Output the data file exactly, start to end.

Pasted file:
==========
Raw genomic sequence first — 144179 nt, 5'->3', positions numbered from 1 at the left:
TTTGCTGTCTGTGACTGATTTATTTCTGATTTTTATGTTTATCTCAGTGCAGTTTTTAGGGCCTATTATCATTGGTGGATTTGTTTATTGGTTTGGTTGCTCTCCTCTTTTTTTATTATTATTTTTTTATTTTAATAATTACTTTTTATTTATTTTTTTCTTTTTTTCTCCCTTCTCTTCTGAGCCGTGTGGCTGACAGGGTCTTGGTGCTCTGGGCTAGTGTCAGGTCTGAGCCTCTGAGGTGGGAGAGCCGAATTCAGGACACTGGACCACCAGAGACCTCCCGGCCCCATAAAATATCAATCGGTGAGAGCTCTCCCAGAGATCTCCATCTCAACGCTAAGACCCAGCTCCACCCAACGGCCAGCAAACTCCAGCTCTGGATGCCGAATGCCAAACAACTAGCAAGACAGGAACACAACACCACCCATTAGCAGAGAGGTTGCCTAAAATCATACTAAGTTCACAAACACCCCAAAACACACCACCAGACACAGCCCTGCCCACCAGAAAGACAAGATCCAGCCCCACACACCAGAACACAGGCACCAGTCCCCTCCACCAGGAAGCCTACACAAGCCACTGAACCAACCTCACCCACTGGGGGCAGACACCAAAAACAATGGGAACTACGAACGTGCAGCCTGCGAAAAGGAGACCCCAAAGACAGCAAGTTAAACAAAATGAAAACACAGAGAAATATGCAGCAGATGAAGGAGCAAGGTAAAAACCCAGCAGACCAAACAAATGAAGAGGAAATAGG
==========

Raw genomic sequence first — 144179 nt, 5'->3', positions numbered from 1 at the left:
TTTGCTGTCTGTGACTGATTTATTTCTGATTTTTATGTTTATCTCAGTGCAGTTTTTAGGGCCTATTATCATTGGTGGATTTGTTTATTGGTTTGGTTGCTCTCCTCTTTTTTTATTATTATTTTTTTATTTTAATAATTACTTTTTATTTATTTTTTTCTTTTTTTCTCCCTTCTCTTCTGAGCCGTGTGGCTGACAGGGTCTTGGTGCTCTGGGCTAGTGTCAGGTCTGAGCCTCTGAGGTGGGAGAGCCGAATTCAGGACACTGGACCACCAGAGACCTCCCGGCCCCATAAAATATCAATCGGTGAGAGCTCTCCCAGAGATCTCCATCTCAACGCTAAGACCCAGCTCCACCCAACGGCCAGCAAACTCCAGCTCTGGATGCCGAATGCCAAACAACTAGCAAGACAGGAACACAACACCACCCATTAGCAGAGAGGTTGCCTAAAATCATACTAAGTTCACAAACACCCCAAAACACACCACCAGACACAGCCCTGCCCACCAGAAAGACAAGATCCAGCCCCACACACCAGAACACAGGCACCAGTCCCCTCCACCAGGAAGCCTACACAAGCCACTGAACCAACCTCACCCACTGGGGGCAGACACCAAAAACAATGGGAACTACGAACGTGCAGCCTGCGAAAAGGAGACCCCAAAGACAGCAAGTTAAACAAAATGAAAACACAGAGAAATATGCAGCAGATGAAGGAGCAAGGTAAAAACCCAGCAGACCAAACAAATGAAGAGGAAATAGG